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Q:

How long does potty training typically take?

Hey guys,

I am a new parent and my toddler is showing signs of being ready for potty training. I am eager to start this process, but I have no idea how long it will take for my child to fully learn and understand the concept of using the potty. I have read different articles, but I am still confused about the timeline of potty training.

So, can anyone share their experiences or knowledge? How long does potty training typically take and what are some tips that worked for you? I just want to make sure that I am prepared for this journey and set realistic expectations for my child's progress.

Thanks in advance!

All Replies

clemens.willms

Hi there,

In my personal experience, the length of potty training can vary greatly from child to child. For my oldest child, it took about six months of consistent effort before she was fully potty trained, while my youngest child picked it up within a couple of weeks.

I found that a key factor in successful potty training was waiting until my child was ready and showing interest in using the potty. Once we started, we made sure to consistently remind our child to use the potty and rewarded them for their efforts. We also made sure to have plenty of spare clothes on hand for accidents.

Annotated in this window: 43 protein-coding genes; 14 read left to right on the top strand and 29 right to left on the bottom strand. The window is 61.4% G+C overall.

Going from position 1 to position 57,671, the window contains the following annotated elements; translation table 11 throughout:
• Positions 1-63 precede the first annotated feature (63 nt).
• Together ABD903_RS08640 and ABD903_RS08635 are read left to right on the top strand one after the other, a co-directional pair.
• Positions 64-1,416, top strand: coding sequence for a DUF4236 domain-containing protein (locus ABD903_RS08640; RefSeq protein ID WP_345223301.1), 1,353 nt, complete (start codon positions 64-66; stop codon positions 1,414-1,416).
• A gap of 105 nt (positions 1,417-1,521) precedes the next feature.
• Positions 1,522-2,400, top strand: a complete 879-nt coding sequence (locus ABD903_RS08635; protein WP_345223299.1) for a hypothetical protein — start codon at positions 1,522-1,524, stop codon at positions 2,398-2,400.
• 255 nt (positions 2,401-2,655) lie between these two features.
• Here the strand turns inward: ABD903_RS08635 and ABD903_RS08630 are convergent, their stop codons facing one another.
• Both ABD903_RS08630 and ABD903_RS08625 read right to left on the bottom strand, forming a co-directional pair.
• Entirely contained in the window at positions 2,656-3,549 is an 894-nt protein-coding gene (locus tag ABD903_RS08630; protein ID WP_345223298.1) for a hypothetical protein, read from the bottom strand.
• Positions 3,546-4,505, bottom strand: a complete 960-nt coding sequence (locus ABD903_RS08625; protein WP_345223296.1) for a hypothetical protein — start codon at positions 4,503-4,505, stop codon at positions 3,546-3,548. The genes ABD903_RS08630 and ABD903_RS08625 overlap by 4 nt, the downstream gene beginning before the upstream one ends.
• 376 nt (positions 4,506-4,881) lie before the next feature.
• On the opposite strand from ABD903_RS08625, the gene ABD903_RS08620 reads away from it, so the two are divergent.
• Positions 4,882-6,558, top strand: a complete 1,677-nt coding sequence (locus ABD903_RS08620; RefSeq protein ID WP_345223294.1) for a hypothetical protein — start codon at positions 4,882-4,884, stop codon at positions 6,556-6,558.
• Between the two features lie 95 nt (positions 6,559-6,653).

Another important tip is to be patient and not get frustrated if progress seems slow. Every child learns at their own pace, and putting too much pressure on them can actually hinder the process.

Overall, just keep in mind that potty training is a process, and it's important to be consistent, patient, and encouraging throughout it all. Best of luck to you and your little one!

asatterfield

Hello all,

My child and I had a unique potty training journey, as we started the process early, close to 18 months. I know this is considered earlier than most kids, but my child was showing signs of readiness, so we decided to give it a try. And to my surprise, my child picked it up pretty quickly, within 1-2 weeks.

Of course, the process wasn't perfect, and there were accidents along the way, but the whole experience taught me that there isn't a perfect timeline or method when it comes to potty training. Every child is different and has their own pace of learning, so parents need to be patient and work with the child's pace.

Another thing that worked for us was introducing potty training gradually. We started by introducing the idea of using the potty, and then gradually reducing the use of diapers. This helped my child to get familiar with the potty and feel comfortable using it.